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Gniezno

GNIEZNO

GNIEZNO (Ger. Gnesen ), city in Poland; first capital of Poland and center of the Catholic Church in that country until the beginning of the 14th century. Jews are mentioned there in 1267. Various charters of privilege granted to individual Jews or the community giving them rights of residence, and permission to organize defense and engage in commerce (1497, 1499, 1519, 1567, 1571, 1637, 1661) were destroyed in fires that periodically devastated the town. From the 13th to the middle of the 17th centuries, Gniezno Jewry remained one of the smaller communities in the kingdom, numbering 100 people in 30 houses at the end of the period. A representative from Gniezno participated in the provincial (galil) council of the communities of Great Poland in 1519. Several such councils were convened at Gniezno (in 1580, 1632, 1635, 1640, 1642). Local and visiting merchants and their agents dealt in wool and rags and collected tolls at the biannual fairs, and even attempted to carry on business outside the Jewish quarter (1643). The synagogue, built in 1582, was modeled after the one in Poznan. Eliezer *Ashkenazi was among the rabbis of Gniezno. The events surrounding the Swedish War (1655–59), as well as attacks led by the Jesuits and by the troops of Stephan *Czarniecki, ended with the destruction of the community. In 1661 it reorganized outside the city walls. A new synagogue was built in 1680. In the first half of the 18th century the community suffered during the Northern War, and there was an outbreak of fire as well as cases of *blood libel (1722, 1738). There were 60 Jews living in Gniezno in 1744. The community increased from the second half of the 18th century, particularly after Gniezno came under Prussian rule with the second partition of Poland in 1793, growing from 251 in the beginning of the period to 1,783 in the middle of the 19th century. It had cultural and welfare institutions, craftsmen's associations, a school, and a synagogue. The talmudic scholar Moses Samuel *Zuckermandel officiated as rabbi in Gniezno from 1864 to 1869. Subsequently many Jews emigrated to the German states and from the second half of the 19th century to America, especially after Gniezno was incorporated within independent Poland in 1919. The community numbered 750 in 1913 and approximately 150 in the 1930s.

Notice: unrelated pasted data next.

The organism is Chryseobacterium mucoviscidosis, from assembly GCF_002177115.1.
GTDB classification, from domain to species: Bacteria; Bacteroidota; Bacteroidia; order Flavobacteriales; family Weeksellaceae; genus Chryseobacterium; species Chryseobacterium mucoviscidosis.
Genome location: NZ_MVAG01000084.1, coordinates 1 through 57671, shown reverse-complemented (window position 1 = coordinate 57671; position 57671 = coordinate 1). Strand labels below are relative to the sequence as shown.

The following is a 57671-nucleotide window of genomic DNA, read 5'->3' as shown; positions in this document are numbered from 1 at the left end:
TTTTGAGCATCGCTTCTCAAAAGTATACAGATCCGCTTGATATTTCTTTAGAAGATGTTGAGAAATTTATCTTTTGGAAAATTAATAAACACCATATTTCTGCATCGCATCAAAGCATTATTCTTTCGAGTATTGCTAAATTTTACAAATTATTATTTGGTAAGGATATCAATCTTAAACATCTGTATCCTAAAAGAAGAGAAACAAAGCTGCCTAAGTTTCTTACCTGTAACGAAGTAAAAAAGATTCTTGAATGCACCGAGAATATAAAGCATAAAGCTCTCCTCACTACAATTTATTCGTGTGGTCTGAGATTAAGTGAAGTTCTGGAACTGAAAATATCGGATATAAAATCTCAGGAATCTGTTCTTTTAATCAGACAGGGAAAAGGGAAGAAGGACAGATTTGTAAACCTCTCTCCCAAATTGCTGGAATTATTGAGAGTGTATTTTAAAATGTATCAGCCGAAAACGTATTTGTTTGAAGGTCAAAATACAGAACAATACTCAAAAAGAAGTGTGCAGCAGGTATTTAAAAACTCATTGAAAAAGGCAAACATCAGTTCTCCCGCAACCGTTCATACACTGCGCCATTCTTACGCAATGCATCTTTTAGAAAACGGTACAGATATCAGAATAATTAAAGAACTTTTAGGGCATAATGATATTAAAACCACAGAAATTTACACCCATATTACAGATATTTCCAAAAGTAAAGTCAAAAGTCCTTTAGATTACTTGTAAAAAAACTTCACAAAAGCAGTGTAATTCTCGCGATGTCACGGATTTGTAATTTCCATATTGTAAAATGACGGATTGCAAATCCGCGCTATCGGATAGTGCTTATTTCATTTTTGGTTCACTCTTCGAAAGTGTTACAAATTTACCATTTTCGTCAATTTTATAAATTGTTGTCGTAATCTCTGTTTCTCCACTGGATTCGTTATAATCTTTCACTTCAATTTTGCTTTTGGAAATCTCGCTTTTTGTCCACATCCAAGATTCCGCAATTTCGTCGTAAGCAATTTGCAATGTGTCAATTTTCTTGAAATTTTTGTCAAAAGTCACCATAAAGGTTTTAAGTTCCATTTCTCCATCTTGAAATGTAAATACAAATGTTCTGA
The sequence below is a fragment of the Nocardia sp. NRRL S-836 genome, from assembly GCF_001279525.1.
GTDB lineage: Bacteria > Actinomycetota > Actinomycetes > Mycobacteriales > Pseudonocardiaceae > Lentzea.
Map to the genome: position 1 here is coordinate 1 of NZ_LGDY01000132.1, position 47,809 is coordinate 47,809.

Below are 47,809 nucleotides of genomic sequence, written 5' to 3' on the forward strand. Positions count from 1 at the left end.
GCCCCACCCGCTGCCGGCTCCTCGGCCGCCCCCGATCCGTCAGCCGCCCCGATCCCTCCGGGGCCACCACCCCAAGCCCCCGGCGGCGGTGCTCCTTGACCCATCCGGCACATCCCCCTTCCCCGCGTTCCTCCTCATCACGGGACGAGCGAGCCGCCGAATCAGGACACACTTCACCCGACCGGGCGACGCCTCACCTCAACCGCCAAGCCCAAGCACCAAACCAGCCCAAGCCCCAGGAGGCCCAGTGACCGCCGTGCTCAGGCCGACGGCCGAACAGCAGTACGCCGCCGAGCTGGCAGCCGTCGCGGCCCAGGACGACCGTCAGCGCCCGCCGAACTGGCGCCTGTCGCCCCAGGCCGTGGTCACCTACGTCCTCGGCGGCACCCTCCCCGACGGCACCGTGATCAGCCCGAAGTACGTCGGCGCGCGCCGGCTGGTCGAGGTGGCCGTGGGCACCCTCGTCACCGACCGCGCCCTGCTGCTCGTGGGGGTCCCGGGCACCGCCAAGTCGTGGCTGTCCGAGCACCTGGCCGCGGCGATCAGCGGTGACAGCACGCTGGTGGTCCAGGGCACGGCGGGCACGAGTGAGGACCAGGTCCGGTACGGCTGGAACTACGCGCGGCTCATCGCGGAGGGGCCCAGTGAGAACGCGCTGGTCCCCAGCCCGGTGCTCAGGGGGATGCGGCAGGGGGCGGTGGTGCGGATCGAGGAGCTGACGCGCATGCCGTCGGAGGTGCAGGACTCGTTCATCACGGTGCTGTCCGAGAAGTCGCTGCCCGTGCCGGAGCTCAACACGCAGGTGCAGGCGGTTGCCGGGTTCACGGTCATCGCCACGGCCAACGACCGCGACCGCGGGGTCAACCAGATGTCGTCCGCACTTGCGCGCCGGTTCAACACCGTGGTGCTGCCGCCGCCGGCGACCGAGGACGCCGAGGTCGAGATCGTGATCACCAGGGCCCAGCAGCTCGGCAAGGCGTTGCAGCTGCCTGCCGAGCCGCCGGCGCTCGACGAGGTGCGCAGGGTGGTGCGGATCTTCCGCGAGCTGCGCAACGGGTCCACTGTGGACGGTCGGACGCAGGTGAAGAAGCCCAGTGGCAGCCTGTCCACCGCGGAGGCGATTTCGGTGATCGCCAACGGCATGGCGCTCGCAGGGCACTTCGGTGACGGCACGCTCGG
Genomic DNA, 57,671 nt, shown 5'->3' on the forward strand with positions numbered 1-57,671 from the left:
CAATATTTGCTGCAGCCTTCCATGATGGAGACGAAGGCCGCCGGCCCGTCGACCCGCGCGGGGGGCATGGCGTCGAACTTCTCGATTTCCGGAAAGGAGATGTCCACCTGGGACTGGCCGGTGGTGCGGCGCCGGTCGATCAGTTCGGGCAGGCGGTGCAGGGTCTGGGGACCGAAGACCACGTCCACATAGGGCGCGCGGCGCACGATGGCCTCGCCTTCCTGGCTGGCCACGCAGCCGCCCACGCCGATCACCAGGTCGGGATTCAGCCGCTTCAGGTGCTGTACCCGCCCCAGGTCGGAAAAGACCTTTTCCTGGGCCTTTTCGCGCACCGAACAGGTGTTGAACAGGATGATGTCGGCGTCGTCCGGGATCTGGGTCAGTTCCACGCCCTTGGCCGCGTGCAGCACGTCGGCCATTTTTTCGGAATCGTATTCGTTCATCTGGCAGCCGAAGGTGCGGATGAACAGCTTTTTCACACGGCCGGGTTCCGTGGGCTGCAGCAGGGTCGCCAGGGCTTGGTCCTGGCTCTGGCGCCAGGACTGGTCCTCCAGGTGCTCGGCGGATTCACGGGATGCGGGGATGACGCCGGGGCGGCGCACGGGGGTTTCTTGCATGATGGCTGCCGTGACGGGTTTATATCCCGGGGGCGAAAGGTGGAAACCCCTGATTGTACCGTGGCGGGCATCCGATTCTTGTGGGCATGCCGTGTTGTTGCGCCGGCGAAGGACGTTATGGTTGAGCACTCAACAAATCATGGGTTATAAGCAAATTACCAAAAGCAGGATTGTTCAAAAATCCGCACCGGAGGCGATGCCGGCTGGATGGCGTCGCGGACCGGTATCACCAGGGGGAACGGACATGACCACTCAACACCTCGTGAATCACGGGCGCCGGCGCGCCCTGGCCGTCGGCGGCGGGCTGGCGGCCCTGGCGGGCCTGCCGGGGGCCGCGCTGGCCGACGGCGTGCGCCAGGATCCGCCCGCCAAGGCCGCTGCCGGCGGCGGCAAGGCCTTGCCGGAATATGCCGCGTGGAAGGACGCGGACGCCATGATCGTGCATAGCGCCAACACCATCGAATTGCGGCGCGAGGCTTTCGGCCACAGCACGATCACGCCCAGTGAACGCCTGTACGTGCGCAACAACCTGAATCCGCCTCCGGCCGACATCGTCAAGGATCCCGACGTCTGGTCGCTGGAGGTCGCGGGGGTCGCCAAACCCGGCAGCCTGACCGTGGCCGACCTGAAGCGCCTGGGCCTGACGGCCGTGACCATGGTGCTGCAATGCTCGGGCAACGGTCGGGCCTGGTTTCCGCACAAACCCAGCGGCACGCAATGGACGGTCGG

[Dov Avron]

Holocaust Period

Before World War ii nearly 150 Jews lived in Gniezno. During the Nazi occupation, the town belonged to Warthegau. During the first four months of the occupation, the town was emptied of all its Jewish inhabitants. A certain number escaped before and after the Germans entered, but the majority were deported on orders given on Nov. 12, 1939, by Wilhelm Koppe, the Higher ss and Police Leader of Warthegau. The orders called for the deportation of the entire Jewish population of Gniezno by the end of February 1940 to the territory of the General-gouvernement. On Dec. 13, 1939, 65 Jews from Gniezno, probably the last of the community, arrived in Piotrkow Trybunalski in the Radom district. After the removal of the Jews from Gniezno, the Germans blew up the synagogue and razed the old Jewish cemetery, using it as the site of a warehouse. No Jews resettled in the town after World War ii.

[Danuta Dombrowska]

bibliography:

Halpern, Pinkas, index; idem, Yehudim ve-Yahadut be-Mizrah Eiropah (1968), index: B.D. Weinryb, Te'udot le-Toledot ha-Kehillot ha-Yehudiyyot be-Polin (1950), index (= paajr, 19 (1950), Hebrew and English text); D. Avron, Pinkas ha-Kesherim shel Kehillat Pozna (1967), index; A.B. Posner, Le-Korot Kehillat Gnesen (1958); A. Heppner and J. Herzberg, Aus der Vergangenheit und Gegenwart der Juden und der juedischen Gemeinden in den Posener Laendern (1909), 405–13; D. Dąbrowska, in: bŻih, 13–14 (1955), passim (on Holocaust). add. bibliography: E.B. Posner, Le-Korot Kehillat Gnesin (1958).

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